Maradona Diego Armando


Match Worn & Signed Boots


Argentinos Juniors


Did you Know?

Diego Armando Maradona was born on 30 October 1960, at the Policlínico (Polyclinic) Evita Hospital in Lanús, Buenos Aires Province, but raised in Villa Fiorito, a shantytown on the southern outskirts of Buenos Aires, Argentina, to a poor family that had moved from Corrientes Province. He was the first son after three daughters. He has two younger brothers, Hugo (el Turco) and Raúl (Lalo), both of whom were also professional football players. He was the fifth child and first son of Diego Maradona “Chitoro” (d. 2015) and Dalma Salvadora Franco ‘Doña Tota’ (1930–2011). Maradona’s parents were both born and brought up in the town of Esquina in the north-east province of Corrientes Province, living only two hundred metres from each other on the banks of the Corriente River. In 1950, they left Esquina and settled in Buenos Aires. At age eight, Maradona was spotted by a talent scout while he was playing in his neighbourhood club Estrella Roja. He became a staple of Los Cebollitas (The Little Onions), the junior team of Buenos Aires’s Argentinos Juniors. As a 12-year-old ball boy, he amused spectators by showing his wizardry with the ball during the halftime intermissions of first division games. He named Brazilian playmaker Rivelino and Manchester United winger George Best among his inspirations growing up. On 20 October 1976, Maradona made his professional debut for Argentinos Juniors, 10 days before his 16th birthday. He entered to the pitch wearing the number 16 jersey, and after the game stated, “That day I felt I had held the sky in my hands.” Maradona scored his first goal in the Primera División against Marplatense team San Lorenzo on 14 November 1976, two weeks after turning 16. Maradona spent five years at Argentinos Juniors, from 1976 to 1981, scoring 115 goals in 167 appearances before his US$ 4 million transfer to Boca Juniors. Maradona received offers to join other clubs, including River Plate who offered to make him the club’s best paid player. Nevertheless, Maradona expressed his will to be transferred to Boca Juniors, the team he always wanted to play for.


Maradona Diego Armando


Match Worn Boots


Argentinos Juniors 


“Even if I played for a million years, I’d never come close to Maradona. Not that I’d want to anyway. He’s the greatest there’s ever been” Leo Messi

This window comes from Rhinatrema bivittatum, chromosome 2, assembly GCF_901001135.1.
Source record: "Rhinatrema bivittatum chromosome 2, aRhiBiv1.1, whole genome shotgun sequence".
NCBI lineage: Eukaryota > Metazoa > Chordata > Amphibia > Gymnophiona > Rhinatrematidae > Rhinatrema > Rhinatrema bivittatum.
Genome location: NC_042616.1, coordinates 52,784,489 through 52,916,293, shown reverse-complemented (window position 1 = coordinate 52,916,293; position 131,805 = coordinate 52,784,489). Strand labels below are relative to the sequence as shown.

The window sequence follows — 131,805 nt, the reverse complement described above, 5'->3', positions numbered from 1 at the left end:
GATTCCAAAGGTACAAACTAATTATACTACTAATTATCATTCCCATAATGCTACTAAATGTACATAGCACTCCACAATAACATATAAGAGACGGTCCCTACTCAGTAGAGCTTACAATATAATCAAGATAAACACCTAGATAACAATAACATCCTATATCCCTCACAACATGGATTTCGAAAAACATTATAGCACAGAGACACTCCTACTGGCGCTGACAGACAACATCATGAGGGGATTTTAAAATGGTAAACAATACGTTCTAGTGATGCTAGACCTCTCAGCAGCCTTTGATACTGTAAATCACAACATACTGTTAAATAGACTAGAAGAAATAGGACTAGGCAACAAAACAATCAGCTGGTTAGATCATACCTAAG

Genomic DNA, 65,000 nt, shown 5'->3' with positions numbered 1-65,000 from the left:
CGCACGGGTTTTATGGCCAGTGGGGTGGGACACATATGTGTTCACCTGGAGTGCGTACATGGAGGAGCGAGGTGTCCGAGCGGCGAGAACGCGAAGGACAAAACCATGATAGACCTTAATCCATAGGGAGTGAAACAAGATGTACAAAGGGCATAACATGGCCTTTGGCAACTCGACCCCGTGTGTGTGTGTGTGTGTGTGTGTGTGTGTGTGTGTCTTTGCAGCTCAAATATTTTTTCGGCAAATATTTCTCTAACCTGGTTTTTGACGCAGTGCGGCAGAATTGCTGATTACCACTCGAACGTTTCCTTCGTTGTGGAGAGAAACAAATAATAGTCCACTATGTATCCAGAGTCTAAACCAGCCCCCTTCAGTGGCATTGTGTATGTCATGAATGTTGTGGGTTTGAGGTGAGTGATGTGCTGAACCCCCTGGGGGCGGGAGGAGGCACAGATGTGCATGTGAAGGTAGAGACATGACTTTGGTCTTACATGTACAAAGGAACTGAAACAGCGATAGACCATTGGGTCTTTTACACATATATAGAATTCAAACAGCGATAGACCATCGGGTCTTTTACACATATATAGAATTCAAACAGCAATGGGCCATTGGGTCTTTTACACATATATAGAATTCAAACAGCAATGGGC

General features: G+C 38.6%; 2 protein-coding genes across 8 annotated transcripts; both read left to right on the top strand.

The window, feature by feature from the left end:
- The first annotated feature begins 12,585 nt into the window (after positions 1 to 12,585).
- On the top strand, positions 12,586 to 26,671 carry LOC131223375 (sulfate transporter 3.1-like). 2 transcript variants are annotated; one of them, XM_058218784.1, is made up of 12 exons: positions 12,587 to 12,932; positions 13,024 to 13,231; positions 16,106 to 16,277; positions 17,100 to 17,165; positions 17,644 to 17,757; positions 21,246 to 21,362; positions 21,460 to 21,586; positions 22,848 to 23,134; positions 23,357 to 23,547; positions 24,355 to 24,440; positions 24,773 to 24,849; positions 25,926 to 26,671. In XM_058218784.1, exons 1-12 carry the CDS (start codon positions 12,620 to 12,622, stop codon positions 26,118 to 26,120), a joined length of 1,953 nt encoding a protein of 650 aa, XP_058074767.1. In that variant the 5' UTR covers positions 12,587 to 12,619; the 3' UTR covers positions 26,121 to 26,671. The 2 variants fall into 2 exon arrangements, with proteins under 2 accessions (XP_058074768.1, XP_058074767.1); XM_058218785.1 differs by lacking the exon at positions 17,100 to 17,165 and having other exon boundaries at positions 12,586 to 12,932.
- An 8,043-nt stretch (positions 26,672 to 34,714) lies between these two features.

Did you Know?

Maradona was famous for his cunning personality. Inherent within his nickname “El Pibe de Oro” (“Golden Boy”) is a sense of mischief, with “pibe” being an anti-establishment rogue, street smart and full of guile. Some critics view his controversial “Hand of God” goal at the 1986 World Cup as a clever maneuver, with one of the opposition players, Glenn Hoddle, admitting that Maradona had disguised it by flicking his head at the same time as palming the ball. The goal itself has been viewed as an embodiment of the Buenos Aires shanty town Maradona was brought up in and its concept of viveza criolla — “native cunning”.[103] While critical of the illegitimate first goal, England striker Gary Lineker conceded, “When Diego scored that second goal against us, I felt like applauding. I’d never felt like that before, but it’s true… and not just because it was such an important game. It was impossible to score such a beautiful goal. He’s the greatest player of all time, by a long way. A genuine phenomenon.” Maradona used his hand in the 1990 World Cup, again without punishment, and this time on his own goal line, to prevent the Soviet Union from scoring. A number of publications have referred to Maradona as the Artful Dodger, the urchin pickpocket from Charles Dickens’ Oliver Twist. Maradona was dominantly left-footed, often using his left foot even when the ball was positioned more suitably for a right-footed connection. His first goal against Belgium in the 1986 World Cup semi-final is a worthy indicator of such; he had run into the inside right channel to receive a pass but let the ball travel across to his left foot, requiring more technical ability. During his run past several England players in the previous round for the “Goal of the Century” he did not use his right foot once, despite spending the whole movement on the right-hand side of the pitch. In the 1990 World Cup second round tie against Brazil, he did use his right foot to set up the winning goal for Claudio Caniggia due to two Brazilian markers forcing him into a position that made use of his left foot less practical.

2019-06-16T17:39:28+00:00
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